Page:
About

The Role of History in the PROMIS Project

In my sophomore year of high school, I took a course in “American Historiography,” in which I was presented with the mythologies that make up current and past narratives of American history. Starting from the Revolutionary War and ending to present day, it became evident that the social construct of race will forever be intertwined in American culture. Free labor and slavery, used to maintain the power structures of race and class in the 1600’s, continue to exist in America’s current prison system.

The course exposed me to how Black America was received and ignored within elementary and high school textbooks. It taught me the dark truth behind the American Dream and forced me to see how often the mainstream media uses racial ideologies to transform the oppressed as the branded criminal.

It is through history and the injustice it carries that I became interested in America’s prison system. For there to be 2.4 million people locked up behind bars, for years at a time, with little to no treatment is a cry for disaster. The issue of mass incarceration, which has endured for quite some time in this country, requires the public’s participation and awareness in order for it to be beneficial for everyone. My desire to contribute to this cause remains a driving force of this project.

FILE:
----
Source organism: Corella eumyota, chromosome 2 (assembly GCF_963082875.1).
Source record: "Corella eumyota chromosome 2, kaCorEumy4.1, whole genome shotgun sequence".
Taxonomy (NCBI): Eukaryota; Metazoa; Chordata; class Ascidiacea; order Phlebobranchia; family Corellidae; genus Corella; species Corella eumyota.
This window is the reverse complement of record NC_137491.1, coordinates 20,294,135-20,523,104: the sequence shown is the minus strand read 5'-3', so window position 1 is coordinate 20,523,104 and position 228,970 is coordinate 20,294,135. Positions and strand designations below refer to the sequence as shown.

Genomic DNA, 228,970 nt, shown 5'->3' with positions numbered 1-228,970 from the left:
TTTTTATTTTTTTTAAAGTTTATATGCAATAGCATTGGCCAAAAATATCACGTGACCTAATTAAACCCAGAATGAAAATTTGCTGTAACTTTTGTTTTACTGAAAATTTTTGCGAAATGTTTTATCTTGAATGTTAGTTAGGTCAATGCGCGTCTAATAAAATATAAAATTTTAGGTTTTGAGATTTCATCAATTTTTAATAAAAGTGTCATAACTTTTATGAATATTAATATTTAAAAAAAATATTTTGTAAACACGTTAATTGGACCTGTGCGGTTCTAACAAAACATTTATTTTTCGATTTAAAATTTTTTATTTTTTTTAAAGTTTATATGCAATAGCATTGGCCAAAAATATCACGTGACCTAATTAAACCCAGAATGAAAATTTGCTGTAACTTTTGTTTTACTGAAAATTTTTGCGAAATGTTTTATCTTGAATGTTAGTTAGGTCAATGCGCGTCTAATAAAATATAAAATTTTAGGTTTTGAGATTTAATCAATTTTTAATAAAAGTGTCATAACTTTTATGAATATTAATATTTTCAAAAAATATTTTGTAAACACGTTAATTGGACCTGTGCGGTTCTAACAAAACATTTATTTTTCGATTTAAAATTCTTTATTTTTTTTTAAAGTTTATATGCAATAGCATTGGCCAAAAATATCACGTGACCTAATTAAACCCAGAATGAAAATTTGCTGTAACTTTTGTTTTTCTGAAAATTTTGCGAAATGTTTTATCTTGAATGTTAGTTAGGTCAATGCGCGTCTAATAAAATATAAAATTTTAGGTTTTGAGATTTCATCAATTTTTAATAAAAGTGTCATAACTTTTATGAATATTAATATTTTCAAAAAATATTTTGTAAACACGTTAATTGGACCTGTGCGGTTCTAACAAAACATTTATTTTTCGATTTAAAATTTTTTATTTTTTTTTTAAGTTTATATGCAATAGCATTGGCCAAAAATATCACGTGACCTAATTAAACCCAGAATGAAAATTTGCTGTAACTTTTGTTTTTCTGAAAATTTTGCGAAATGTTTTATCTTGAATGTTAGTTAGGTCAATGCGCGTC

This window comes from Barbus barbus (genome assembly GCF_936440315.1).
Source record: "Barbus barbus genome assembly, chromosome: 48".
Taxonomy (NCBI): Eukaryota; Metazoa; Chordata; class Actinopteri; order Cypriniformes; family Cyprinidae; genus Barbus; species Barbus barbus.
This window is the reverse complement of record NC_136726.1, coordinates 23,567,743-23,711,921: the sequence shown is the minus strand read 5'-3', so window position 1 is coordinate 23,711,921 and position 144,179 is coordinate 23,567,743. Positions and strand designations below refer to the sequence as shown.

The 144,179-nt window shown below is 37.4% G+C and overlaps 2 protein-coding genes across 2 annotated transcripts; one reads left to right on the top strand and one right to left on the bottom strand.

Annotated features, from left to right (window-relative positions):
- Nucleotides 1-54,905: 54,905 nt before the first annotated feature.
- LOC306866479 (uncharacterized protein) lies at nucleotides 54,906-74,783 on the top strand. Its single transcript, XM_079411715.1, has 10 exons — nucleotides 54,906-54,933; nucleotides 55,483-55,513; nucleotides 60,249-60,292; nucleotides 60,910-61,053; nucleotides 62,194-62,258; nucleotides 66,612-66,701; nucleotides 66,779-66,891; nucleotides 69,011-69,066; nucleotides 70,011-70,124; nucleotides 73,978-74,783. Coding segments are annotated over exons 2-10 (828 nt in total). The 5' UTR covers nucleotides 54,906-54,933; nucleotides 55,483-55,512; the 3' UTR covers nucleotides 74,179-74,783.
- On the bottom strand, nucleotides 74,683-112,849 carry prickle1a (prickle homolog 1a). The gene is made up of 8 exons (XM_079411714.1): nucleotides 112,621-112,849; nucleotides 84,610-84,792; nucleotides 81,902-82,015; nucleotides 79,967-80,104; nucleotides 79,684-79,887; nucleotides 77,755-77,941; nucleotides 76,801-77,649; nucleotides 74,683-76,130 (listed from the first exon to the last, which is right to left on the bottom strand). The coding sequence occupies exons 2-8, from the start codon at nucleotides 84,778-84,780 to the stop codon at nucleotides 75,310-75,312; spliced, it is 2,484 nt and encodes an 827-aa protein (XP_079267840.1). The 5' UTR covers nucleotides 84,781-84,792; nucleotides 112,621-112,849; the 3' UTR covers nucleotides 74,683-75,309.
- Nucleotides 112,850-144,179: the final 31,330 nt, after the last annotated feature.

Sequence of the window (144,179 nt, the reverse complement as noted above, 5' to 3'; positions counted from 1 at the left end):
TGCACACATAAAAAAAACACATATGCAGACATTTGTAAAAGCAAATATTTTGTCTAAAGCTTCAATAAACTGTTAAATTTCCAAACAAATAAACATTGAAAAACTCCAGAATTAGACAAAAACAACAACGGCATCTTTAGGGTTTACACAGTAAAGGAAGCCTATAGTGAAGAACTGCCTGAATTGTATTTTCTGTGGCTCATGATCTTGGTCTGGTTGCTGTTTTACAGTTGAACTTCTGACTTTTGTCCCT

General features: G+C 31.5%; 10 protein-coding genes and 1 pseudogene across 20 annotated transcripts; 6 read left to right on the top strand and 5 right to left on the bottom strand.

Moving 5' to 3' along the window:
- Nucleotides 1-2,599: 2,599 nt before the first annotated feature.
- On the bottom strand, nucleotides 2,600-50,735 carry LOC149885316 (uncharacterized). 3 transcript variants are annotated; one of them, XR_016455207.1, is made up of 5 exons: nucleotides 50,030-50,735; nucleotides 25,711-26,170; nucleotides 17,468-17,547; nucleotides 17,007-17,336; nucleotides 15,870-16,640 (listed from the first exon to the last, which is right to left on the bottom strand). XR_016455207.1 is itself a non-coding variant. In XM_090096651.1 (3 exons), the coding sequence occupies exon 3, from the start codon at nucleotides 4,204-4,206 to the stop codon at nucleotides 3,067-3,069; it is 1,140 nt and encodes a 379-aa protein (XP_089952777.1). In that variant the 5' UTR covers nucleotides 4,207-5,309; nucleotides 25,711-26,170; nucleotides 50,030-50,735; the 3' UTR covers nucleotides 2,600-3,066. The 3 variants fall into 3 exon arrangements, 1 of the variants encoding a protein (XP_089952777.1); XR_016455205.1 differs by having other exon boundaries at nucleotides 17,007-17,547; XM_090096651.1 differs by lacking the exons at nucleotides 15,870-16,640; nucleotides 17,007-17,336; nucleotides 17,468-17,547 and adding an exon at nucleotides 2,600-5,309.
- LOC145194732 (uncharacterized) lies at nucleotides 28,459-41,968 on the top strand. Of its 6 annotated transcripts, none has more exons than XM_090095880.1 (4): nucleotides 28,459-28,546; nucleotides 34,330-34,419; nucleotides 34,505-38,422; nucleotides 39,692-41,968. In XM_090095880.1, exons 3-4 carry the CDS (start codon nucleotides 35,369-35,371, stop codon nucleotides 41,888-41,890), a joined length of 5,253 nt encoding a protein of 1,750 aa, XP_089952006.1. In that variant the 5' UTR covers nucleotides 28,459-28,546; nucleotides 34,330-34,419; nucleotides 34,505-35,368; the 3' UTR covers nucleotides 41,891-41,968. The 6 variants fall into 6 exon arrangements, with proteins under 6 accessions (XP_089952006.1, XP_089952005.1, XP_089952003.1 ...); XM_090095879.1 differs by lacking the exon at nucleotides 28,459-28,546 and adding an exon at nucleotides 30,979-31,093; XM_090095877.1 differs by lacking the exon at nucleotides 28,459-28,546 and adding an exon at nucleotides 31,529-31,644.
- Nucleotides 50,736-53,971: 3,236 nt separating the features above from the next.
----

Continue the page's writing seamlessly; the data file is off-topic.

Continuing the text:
Junior Research Project Seminar (JRPS)

Every year, juniors from Meridian Academy are expected to write a 20-or-more page literature review on a topic of their choice. My paper answered the central question, “How have laws and government policies, and the ways in which these policies are implemented, helped to cause high recidivism rates, and what programs can be instated in order to reduce those recidivism rates?”

The project stage of my JRPS process led me to focus on recidivism rates to answer the question, “How can current rehabilitation programs be improved?” By interviewing treatment programs and organizations that help formerly incarcerated people with the reentry process, I found some of the pros and cons, costs, outcomes, and methods it takes to run such programs. My findings are now here in the PROMIS Project.

The PROMIS Project

The PROMIS Project stands for Prison Reentry Operation, Methods Intended for Success. It is a platform where I write about organizations who aim to reduce recidivism rates through ethical methods that promote self-growth and humility within the incarcerated population.